Kings & Prophets

Few Christians have a deep understanding of the Old Testament kings of Israel, or the prophets and their messages. The purpose of this series is to allow anybody to quickly gain a better understanding of those things, as well as an appreciation of how that information is relevant today. The Old Testament prophets were real people who proclaimed important messages from God that have stayed true for thousands of years. Jesus and the apostles thought the kings and prophets were important, so we should, too.

It is no wonder that few Christians have deep familiarity of the kings and prophets. Christians tend to read the New Testament, while the kings and prophets are in the Old Testament. The books of the kings and prophets  are not arranged in chronological order, the history of ancient Israel and its neighbors is complex, and the geography of the region is an ever-shifting jigsaw puzzle. The language of the prophets is often symbolic or metaphorical, and the intended messages seem to be shrouded in mystery. Lastly, many people assume that Old Testament prophecies have mostly been fulfilled, so they must not still be very important.

Perhaps our attitudes would change if we thought of prophets as truth tellers, not fortune tellers. Their truths stand important today. Besides, it may be that a number of their prophecies of the future have not yet been fulfilled.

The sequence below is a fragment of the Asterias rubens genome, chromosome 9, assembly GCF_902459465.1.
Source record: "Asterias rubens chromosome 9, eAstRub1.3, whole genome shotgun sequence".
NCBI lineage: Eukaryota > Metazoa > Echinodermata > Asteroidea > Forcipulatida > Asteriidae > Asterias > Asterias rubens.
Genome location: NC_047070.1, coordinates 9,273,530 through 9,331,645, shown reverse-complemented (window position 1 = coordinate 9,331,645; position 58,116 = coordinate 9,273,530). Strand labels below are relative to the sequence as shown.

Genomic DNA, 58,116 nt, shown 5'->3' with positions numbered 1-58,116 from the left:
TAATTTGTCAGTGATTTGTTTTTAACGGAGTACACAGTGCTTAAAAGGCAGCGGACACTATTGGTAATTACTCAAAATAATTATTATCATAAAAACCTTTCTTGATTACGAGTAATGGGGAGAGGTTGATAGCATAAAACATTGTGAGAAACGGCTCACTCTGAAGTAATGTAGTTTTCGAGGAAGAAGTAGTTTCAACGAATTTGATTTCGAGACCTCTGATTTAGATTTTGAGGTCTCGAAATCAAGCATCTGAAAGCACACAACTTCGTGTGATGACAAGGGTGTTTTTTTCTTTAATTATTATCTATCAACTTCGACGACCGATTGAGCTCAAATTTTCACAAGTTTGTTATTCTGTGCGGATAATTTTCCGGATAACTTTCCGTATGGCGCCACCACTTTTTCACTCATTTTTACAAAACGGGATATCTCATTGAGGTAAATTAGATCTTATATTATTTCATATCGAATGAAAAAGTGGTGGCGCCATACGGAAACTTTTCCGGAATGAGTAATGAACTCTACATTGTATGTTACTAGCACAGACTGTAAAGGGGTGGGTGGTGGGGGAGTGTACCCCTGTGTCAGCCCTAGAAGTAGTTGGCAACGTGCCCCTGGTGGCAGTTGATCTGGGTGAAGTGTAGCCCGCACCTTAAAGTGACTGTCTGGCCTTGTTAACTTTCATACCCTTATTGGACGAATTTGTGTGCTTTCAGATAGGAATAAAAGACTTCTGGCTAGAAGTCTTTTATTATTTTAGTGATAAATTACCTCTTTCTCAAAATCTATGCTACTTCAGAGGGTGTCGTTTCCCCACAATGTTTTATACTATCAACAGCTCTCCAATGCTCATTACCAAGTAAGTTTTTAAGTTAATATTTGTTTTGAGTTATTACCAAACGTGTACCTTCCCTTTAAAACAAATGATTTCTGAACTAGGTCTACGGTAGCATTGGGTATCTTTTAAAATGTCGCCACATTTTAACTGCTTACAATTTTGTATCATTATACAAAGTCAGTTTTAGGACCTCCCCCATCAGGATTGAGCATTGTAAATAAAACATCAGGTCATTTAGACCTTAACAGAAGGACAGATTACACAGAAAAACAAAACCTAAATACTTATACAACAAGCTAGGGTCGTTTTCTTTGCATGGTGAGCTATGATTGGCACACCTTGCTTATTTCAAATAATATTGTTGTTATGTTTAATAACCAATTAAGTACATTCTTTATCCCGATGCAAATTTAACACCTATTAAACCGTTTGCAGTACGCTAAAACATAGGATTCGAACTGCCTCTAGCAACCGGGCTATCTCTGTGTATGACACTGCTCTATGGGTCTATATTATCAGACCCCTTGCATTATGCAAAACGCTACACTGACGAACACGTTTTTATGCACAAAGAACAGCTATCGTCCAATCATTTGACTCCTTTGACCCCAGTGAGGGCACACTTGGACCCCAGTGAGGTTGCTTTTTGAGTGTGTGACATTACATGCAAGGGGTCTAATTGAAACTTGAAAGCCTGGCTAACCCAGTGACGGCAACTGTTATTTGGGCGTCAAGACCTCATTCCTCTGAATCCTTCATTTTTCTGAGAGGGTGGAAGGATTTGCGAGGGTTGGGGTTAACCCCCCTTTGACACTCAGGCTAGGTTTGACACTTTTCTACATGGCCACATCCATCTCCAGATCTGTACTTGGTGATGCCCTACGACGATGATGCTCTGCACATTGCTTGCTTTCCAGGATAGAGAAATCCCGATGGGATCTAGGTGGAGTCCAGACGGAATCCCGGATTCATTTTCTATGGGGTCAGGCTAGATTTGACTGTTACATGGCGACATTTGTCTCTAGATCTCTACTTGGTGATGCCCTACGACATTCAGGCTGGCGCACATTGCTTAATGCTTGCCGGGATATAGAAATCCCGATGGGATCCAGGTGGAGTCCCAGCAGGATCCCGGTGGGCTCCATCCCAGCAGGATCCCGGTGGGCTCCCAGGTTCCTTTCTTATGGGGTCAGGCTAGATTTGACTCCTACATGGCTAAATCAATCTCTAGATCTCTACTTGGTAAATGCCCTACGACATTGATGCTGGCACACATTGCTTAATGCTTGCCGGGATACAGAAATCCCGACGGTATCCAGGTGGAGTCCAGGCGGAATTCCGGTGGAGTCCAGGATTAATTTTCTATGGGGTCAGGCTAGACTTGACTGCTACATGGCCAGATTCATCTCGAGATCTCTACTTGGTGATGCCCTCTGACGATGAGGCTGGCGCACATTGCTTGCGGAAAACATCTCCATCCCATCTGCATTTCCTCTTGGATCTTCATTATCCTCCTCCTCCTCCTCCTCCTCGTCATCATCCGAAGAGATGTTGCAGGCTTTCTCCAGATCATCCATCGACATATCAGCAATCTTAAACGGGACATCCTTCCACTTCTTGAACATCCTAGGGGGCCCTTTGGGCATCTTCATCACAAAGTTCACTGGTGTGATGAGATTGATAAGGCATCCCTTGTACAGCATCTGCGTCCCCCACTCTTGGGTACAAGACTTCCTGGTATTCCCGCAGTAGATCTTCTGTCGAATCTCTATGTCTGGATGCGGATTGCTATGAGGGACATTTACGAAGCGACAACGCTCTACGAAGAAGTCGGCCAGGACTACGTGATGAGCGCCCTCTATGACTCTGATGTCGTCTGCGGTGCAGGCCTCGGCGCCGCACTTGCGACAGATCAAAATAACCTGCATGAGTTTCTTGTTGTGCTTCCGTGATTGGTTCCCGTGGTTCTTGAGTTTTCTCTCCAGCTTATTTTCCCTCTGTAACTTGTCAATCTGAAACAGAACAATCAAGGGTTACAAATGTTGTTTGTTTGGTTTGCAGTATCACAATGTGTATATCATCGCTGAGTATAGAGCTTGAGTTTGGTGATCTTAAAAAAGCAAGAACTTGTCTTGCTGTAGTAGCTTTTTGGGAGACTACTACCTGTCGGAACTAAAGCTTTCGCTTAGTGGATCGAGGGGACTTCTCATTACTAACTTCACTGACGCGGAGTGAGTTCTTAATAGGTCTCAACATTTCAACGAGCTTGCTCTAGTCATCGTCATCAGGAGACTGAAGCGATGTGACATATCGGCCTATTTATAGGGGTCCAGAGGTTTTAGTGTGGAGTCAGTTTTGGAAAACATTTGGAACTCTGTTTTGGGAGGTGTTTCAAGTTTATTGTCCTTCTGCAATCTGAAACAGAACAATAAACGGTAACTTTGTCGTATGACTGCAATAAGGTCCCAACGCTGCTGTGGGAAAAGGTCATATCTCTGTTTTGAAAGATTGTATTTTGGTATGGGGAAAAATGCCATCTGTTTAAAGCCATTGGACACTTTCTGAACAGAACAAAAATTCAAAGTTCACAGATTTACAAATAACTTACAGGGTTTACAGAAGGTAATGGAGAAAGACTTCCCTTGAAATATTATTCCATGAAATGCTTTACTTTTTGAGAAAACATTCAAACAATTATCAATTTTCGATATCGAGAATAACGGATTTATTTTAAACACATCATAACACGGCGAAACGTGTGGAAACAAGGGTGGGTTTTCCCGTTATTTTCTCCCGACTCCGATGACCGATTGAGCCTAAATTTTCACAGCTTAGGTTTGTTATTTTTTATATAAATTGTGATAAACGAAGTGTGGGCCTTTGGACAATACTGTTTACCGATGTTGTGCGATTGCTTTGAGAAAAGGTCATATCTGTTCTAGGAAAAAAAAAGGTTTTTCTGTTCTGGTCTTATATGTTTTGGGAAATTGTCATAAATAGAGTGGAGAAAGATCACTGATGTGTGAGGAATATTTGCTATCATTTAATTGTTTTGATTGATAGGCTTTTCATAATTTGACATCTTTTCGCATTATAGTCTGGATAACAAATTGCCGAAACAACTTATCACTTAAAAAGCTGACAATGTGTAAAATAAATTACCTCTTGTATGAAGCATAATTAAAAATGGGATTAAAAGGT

Proverbs, Ecclesiastes, Song of Songs

Many people attribute Ecclesiastes, Song of Songs, and most of Proverbs to King Solomon. Possibly this stems from 1 Kings 4:32, which says about King Solomon, “He spoke three thousand parables and his songs numbered a thousand and five.” He was known world-wide for his far-reaching knowledge and wisdom.

Proverbs 1 and 10 begin by specifying they are the proverbs of Solomon. Proverbs 22:17 says they are thirty sayings of the wise, and then other attributions begin being given, including to Solomon.

There are many themes that run through Proverbs, including: the importance of wisdom, the folly of adultery and prostitution, and the value of family relationships. Since Solomon likely violated many of his proverbs in his later life, it would be incredibly interesting to know at which point in his life each proverb was written. As Solomon points out, following the proverbs is the wise thing to do. They are not commandments from God, but rather are wise pieces of guidance from a multitude of wise people.

Son of Korah
Primary Scriptures:
Proverbs, Ecclesiastes, Song of Songs
Story Summary:
Brief description of the Proverbs, Ecclesiastes, and Song of Songs
Kingdom of Israel
Circa 1050-930 BC